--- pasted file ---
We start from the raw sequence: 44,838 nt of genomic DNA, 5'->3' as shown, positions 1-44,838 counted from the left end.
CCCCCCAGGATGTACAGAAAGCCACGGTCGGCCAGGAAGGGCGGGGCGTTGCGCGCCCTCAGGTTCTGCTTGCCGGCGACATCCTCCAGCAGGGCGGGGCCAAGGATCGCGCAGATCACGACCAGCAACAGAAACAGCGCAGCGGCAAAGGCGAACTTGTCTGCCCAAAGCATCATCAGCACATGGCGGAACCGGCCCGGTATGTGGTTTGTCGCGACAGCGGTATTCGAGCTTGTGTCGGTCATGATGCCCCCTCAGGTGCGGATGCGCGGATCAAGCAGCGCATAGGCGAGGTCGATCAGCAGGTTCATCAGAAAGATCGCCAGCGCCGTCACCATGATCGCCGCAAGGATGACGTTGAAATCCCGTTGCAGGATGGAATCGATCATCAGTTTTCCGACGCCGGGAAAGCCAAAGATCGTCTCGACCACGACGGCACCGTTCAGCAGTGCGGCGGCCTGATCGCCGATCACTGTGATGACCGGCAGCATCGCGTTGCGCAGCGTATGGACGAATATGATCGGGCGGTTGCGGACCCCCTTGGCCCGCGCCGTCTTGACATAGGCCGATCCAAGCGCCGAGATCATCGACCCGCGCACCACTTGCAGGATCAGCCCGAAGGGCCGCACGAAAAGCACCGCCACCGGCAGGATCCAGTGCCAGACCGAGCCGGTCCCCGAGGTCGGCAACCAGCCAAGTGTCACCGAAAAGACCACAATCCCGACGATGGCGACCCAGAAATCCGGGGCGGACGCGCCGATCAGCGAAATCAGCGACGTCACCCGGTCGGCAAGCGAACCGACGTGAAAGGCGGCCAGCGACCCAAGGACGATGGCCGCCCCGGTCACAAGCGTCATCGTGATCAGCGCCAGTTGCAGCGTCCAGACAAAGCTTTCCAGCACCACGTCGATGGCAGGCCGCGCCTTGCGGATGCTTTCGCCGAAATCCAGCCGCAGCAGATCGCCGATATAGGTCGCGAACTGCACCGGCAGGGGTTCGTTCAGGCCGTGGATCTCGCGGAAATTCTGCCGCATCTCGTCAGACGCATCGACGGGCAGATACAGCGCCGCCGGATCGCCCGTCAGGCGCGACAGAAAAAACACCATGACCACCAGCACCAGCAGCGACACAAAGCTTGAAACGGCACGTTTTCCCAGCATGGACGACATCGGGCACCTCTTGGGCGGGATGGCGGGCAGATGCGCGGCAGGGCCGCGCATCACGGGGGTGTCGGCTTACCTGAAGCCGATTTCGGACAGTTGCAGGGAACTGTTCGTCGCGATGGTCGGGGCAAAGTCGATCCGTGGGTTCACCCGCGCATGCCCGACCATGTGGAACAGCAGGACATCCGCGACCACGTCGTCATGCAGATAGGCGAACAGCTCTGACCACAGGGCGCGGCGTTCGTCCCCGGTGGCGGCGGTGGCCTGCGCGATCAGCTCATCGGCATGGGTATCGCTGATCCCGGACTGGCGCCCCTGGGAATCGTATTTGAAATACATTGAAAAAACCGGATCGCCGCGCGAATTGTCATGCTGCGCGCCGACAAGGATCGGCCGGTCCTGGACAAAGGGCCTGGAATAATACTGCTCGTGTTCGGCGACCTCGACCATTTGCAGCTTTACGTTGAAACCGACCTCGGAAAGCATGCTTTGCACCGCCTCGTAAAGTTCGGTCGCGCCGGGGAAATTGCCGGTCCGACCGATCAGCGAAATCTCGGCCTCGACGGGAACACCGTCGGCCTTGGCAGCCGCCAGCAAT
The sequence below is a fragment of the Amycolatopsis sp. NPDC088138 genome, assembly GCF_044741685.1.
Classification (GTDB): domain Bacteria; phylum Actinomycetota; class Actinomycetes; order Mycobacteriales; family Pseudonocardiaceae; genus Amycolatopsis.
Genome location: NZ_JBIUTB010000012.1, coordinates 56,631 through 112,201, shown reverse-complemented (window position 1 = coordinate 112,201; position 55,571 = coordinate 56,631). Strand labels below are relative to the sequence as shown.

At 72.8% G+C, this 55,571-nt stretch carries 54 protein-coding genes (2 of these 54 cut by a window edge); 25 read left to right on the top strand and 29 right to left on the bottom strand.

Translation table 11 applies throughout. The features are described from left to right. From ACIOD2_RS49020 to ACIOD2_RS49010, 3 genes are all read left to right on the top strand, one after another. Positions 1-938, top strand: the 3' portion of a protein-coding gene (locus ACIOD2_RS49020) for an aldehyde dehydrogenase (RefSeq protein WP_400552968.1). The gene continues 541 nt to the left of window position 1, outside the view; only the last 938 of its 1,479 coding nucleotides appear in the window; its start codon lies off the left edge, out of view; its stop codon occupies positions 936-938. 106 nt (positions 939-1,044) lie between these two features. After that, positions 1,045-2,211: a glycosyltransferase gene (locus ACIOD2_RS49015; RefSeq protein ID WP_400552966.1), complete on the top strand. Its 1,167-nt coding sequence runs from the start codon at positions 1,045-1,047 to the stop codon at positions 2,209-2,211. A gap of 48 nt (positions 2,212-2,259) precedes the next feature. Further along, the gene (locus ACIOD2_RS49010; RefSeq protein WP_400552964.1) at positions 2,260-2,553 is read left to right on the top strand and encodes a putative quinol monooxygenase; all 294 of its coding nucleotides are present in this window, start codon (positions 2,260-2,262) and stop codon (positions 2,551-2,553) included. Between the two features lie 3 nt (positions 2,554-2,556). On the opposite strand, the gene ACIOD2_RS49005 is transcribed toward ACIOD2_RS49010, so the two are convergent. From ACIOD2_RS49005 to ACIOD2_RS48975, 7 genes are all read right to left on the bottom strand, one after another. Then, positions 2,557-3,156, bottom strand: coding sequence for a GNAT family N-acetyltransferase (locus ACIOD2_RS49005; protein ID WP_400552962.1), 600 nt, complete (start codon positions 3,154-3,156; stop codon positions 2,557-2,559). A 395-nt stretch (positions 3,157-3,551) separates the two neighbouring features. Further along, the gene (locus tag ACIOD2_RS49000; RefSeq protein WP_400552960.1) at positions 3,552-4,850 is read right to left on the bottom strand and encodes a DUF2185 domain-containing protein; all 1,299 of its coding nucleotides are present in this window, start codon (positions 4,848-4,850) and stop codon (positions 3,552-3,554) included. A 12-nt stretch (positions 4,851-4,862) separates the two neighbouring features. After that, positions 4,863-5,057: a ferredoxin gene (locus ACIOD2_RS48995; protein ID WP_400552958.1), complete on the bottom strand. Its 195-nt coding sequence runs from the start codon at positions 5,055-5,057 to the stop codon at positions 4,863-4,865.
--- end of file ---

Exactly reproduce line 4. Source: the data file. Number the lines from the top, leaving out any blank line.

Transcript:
Classification (GTDB): domain Bacteria; phylum Actinomycetota; class Actinomycetes; order Mycobacteriales; family Pseudonocardiaceae; genus Amycolatopsis.